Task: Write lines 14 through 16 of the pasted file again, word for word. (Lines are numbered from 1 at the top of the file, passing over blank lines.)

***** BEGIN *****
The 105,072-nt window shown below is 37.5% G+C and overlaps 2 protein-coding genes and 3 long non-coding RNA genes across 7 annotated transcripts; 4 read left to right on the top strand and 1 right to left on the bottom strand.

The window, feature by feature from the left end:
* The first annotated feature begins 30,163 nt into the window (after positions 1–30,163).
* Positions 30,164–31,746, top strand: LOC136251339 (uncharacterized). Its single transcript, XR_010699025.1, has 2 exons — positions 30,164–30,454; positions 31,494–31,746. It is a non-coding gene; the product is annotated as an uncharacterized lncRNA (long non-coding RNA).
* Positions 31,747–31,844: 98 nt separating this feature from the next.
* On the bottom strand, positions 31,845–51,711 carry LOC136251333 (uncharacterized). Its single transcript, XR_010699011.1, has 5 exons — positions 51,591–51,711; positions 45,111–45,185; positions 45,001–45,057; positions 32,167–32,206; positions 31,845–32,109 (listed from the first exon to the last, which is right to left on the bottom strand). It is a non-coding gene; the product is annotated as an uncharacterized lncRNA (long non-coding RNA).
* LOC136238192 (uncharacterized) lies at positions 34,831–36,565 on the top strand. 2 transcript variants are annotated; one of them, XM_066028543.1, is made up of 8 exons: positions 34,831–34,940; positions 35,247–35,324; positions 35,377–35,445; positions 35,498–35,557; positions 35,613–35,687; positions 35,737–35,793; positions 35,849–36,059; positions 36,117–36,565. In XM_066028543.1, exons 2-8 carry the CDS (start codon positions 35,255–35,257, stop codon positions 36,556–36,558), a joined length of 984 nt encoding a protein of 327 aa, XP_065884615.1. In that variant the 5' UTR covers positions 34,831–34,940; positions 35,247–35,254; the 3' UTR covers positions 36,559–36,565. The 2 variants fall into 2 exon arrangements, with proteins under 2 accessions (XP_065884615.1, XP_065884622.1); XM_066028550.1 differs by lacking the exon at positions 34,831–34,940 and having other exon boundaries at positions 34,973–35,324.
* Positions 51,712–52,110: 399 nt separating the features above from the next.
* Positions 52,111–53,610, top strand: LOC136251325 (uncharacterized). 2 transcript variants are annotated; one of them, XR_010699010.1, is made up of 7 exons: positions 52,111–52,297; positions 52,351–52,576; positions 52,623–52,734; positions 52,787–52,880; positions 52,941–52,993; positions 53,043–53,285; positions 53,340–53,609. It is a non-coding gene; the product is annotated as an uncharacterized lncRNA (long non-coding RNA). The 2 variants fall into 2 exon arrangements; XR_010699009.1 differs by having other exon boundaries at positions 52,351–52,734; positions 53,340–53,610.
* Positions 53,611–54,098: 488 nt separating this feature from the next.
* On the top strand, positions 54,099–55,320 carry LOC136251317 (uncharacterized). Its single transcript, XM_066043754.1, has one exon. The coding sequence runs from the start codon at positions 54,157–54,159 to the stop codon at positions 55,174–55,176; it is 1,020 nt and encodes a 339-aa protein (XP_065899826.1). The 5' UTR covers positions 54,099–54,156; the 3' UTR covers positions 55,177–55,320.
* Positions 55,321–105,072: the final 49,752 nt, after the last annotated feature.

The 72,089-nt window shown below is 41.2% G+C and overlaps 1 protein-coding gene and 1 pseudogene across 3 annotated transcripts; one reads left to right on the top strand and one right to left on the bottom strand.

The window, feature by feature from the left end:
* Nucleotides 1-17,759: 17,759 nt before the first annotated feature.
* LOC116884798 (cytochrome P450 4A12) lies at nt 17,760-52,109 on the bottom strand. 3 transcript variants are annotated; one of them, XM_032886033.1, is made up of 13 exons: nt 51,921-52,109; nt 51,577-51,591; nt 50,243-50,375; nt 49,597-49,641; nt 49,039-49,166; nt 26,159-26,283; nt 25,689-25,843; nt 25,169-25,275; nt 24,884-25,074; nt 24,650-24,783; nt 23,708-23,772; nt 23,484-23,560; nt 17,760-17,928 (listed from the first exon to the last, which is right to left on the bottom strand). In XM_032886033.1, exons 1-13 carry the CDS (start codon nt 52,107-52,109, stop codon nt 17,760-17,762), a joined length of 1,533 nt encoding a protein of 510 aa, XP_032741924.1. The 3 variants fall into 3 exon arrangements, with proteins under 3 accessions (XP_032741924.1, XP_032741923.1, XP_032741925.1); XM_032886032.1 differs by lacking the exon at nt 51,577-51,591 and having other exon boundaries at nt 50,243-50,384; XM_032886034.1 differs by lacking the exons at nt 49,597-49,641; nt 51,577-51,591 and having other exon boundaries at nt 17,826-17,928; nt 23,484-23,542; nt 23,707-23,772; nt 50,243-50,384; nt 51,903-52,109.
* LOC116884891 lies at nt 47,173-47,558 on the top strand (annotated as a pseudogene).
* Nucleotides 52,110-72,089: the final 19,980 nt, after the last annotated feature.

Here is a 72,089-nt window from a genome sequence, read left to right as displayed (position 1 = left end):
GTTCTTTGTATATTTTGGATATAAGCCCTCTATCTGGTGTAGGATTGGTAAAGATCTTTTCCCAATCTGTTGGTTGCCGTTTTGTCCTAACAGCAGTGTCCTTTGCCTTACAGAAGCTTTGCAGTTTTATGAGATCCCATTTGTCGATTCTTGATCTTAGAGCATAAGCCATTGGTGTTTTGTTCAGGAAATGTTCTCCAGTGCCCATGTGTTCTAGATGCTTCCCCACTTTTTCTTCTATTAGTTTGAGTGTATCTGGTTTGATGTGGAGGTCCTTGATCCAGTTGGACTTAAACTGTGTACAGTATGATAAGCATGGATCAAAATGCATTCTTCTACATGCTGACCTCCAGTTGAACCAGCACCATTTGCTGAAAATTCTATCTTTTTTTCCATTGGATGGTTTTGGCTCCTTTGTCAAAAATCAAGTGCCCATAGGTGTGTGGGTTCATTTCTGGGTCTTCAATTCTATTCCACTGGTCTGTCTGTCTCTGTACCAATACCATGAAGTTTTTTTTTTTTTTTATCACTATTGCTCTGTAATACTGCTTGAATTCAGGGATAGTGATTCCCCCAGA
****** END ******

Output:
The window, feature by feature from the left end:
* Nucleotides 1-17,759: 17,759 nt before the first annotated feature.
* LOC116884798 (cytochrome P450 4A12) lies at nt 17,760-52,109 on the bottom strand. 3 transcript variants are annotated; one of them, XM_032886033.1, is made up of 13 exons: nt 51,921-52,109; nt 51,577-51,591; nt 50,243-50,375; nt 49,597-49,641; nt 49,039-49,166; nt 26,159-26,283; nt 25,689-25,843; nt 25,169-25,275; nt 24,884-25,074; nt 24,650-24,783; nt 23,708-23,772; nt 23,484-23,560; nt 17,760-17,928 (listed from the first exon to the last, which is right to left on the bottom strand). In XM_032886033.1, exons 1-13 carry the CDS (start codon nt 52,107-52,109, stop codon nt 17,760-17,762), a joined length of 1,533 nt encoding a protein of 510 aa, XP_032741924.1. The 3 variants fall into 3 exon arrangements, with proteins under 3 accessions (XP_032741924.1, XP_032741923.1, XP_032741925.1); XM_032886032.1 differs by lacking the exon at nt 51,577-51,591 and having other exon boundaries at nt 50,243-50,384; XM_032886034.1 differs by lacking the exons at nt 49,597-49,641; nt 51,577-51,591 and having other exon boundaries at nt 17,826-17,928; nt 23,484-23,542; nt 23,707-23,772; nt 50,243-50,384; nt 51,903-52,109.